Outfield assists are a lot like RBIs. RBIs are a product of playing time, offensive talent, and opportunities. Outfield assists are a product of playing time, throwing ability (both strength and accuracy), and opportunities. If people ran on Jesse Barfield like they do Ben Revere, Jesse would probably have had something like 50 assists a year, if not more. It is funny that Ben is often producing his own opportunities through his effectively bad jump skill! Jesse also produced his own opportunities on occasion, but those were base runner kills caused by making ridiculously good throws.

jcxy
Guest
jcxy
1 year 3 months ago

this was unexpectedly excellent

Michael
Guest
Michael
1 year 3 months ago

The worst throwing arm that I can remember seeing would have to be Johnny Damon. It was just so godawful ugly.. looked like a 12 year old kid who’d always thrown right-handed and suddenly decided to give throwing left-handed a try.

tz
Guest
tz
1 year 3 months ago

It just dawned on me. The Twins had Ben Revere, with this arm, starting in RF for 80+ games in 2012.

That’s not much worse than batting him cleanup. Holy crap!

Bryz
Guest
1 year 3 months ago

Yep. Meanwhile the average-armed Josh Willingham started in left field.

jlm
Guest
jlm
1 year 3 months ago

In #13 Revere uses a cut-off man to get the ball to what is essentially the cut-off man.

KK-Swizzle
Guest
KK-Swizzle
1 year 3 months ago

“Don’t lose sight of the fact that you completely suck at baseball. You’re just lucky you never get .giffed.” #motivational #sullivanedit

Benjamin Wendorf
Guest
Benjamin Wendorf
1 year 3 months ago

The Brantly one was an atrocious runner read. Revere hardly even had to stretch it out to get that.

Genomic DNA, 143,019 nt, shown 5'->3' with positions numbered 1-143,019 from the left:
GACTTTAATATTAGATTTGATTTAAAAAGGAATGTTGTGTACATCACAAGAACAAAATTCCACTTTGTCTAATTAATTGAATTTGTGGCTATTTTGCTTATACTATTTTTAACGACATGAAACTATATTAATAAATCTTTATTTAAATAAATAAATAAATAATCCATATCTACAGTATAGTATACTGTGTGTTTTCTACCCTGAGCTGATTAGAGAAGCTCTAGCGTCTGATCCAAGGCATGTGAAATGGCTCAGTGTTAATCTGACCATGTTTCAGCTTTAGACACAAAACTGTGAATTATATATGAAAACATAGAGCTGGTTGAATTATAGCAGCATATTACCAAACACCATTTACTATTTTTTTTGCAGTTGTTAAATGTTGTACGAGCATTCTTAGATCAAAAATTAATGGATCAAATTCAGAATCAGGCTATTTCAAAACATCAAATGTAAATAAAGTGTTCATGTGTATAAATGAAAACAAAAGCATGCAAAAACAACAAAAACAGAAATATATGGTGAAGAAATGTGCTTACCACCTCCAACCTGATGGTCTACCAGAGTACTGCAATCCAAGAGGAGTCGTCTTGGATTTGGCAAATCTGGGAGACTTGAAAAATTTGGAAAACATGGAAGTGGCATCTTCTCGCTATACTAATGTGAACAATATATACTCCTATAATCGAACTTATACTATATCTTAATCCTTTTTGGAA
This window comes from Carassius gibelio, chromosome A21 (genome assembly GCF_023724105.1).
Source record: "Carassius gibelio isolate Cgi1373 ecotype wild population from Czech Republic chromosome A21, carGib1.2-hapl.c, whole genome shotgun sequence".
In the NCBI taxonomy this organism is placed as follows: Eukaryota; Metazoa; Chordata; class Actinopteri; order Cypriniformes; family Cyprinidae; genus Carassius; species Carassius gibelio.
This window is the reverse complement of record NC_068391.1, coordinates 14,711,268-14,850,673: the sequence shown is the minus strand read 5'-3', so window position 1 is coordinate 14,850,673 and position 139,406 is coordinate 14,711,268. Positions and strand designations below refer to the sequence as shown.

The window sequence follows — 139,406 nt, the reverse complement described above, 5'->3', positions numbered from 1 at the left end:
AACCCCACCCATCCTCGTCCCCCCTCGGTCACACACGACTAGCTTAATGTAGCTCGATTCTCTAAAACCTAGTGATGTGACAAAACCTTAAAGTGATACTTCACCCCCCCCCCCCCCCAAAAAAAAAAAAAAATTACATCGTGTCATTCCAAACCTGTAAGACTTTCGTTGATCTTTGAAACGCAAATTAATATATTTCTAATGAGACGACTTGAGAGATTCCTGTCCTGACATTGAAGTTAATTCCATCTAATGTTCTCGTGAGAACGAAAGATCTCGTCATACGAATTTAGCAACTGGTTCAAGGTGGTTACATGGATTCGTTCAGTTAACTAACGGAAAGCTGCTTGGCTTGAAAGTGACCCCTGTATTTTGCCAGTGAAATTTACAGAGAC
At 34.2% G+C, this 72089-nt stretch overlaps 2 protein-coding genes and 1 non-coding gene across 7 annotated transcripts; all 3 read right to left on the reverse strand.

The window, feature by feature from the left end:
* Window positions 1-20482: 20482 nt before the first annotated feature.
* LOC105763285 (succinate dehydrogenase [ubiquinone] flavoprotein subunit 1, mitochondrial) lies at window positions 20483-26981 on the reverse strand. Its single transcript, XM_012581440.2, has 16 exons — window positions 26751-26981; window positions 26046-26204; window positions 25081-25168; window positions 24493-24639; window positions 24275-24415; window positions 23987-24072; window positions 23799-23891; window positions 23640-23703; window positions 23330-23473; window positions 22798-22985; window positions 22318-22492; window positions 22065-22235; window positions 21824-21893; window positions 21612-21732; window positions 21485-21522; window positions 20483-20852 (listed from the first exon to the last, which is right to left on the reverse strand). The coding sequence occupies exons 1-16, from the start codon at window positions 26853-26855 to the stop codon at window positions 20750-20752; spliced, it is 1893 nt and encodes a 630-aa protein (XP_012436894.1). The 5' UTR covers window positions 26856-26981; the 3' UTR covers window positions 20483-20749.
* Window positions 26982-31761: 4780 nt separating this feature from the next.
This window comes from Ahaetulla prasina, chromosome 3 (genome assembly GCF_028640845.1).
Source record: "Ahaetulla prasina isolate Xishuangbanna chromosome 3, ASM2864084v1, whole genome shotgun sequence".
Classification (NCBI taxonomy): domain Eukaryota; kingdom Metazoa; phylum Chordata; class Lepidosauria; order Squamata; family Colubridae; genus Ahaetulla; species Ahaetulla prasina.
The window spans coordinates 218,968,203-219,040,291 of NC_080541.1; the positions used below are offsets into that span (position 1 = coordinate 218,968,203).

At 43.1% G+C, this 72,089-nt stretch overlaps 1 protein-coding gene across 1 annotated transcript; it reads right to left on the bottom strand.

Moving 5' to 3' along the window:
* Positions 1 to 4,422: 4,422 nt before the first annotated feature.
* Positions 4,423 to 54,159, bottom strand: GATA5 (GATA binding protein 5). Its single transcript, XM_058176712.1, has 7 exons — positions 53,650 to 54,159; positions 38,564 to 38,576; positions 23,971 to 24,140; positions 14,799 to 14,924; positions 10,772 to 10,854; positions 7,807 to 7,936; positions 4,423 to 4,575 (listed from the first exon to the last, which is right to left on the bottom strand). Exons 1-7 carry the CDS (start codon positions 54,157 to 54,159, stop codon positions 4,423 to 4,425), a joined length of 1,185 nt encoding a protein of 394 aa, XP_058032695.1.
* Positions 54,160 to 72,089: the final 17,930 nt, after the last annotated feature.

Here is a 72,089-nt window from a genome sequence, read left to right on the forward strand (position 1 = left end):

ThePuck
Guest
ThePuck
1 year 3 months ago

My favorite Ben Revere throw was when AJ Pierzinski was on 2B. Ball was hit to CF, a sliver to the left field side. Revere was already playing short and he charged the ball. Super slow Pierzinki didn’t even consider slowing down cause he knew who was out there. He scored standing up as Revere 6 hopped the throw to home plate. Of course, the funny part was how close Revere was to the IF when he released the ball and the first bounce was on the IF dirt.

Monkey Halo
Guest
Monkey Halo
1 year 3 months ago

This post gave me the giggles.

Freshershest
Guest
Freshershest
1 year 3 months ago

In that Cespedes video, except for Trout, everyone involved in that play has been traded.

james wilson
Guest
james wilson
1 year 3 months ago

I’m guessing that his max heave is between 150 and 180 feet as the rainbow flies. Arms like his, and Damon’s, were almost certainly damaged so early on that no one is aware they could at one time throw well. Also, when you have little idea where the ball is going and some throws are even hoked into the ground fifty feet in front, that is a very high indicator for shoulder issues.